So, let’s start with a confession: data science and machine learning are fascinating but beyond what I ran into tangentially with a background in computer science and economics, they never seemed relevant in my years of consulting with associations and membership organizations. While they were interesting, it always seemed like they weren’t all that practical for day to day use or were overkill for the problems I wanted to help my customers solve. I was lucky to have someone as passionate and experienced in these areas as Thomas – the other co-founder of Tasio – to open my eyes as we got up and running, but it was very clear I had some homework to do!

The good news is that there are a ton of materials and opportunities to get up to speed; the bad news is there are a ton of materials available. Picking between the pile of highly reviewed books or websites offering introductions to data science looked like an overwhelming task. It was tempting to dive straight into my comfort area by hitting code first but Thomas pointed me towards a couple great books as a better conceptual starting point before I blazed past the details of what we’re doing and why.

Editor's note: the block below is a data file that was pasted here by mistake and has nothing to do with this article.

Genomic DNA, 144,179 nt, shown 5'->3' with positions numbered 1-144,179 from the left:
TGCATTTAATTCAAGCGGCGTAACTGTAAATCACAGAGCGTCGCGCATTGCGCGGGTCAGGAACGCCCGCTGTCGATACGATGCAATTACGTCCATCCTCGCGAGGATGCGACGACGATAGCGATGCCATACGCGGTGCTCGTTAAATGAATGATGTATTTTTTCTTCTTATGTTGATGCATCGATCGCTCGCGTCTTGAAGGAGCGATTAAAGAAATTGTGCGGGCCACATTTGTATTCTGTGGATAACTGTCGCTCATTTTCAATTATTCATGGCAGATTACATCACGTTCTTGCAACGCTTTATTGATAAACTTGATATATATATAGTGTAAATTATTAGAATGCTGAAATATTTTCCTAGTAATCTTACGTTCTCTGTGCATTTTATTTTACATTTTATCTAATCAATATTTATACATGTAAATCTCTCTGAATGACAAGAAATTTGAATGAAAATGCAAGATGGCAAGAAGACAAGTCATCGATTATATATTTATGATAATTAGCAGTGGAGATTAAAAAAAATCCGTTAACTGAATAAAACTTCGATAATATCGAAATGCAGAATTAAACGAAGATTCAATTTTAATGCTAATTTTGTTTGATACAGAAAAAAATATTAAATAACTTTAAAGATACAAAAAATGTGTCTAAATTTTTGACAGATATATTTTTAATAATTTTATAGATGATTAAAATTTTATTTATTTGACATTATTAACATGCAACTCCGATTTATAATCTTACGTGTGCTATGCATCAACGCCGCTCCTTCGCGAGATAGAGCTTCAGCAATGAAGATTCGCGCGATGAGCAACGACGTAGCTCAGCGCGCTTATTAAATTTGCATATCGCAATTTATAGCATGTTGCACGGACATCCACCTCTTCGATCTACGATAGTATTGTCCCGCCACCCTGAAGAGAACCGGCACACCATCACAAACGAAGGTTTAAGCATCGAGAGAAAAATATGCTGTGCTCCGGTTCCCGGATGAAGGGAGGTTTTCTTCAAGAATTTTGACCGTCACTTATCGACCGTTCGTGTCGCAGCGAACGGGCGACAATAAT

With his recommendations, this became a three-pronged approach:

  1. Read. This seems fairly obvious, but starting with a few good books was absolutely essential in building up the confidence about what we can do and laying the groundwork for what we should do.
  2. Do. Given my background in technology and programming, pairing some exercises with my reading really helped to lock in what I was covering and how to actually apply it.
  3. Discuss. Having someone to bounce ideas and thoughts off of as I went was huge.

So where to start reading? I had some exposure to the statistical techniques, less to the artificial intelligence, and basically no practical application of any of it so I wanted to get an idea of what is possible and how it is generally being used. Our goal isn’t to create new models from scratch but instead to leverage proven approaches and technology in effective ways so a good review of what is out there along with why they might be leveraged to solve particular problems was the way to go. Thomas had a great first step recommendation: Data Smart by John W. Foreman.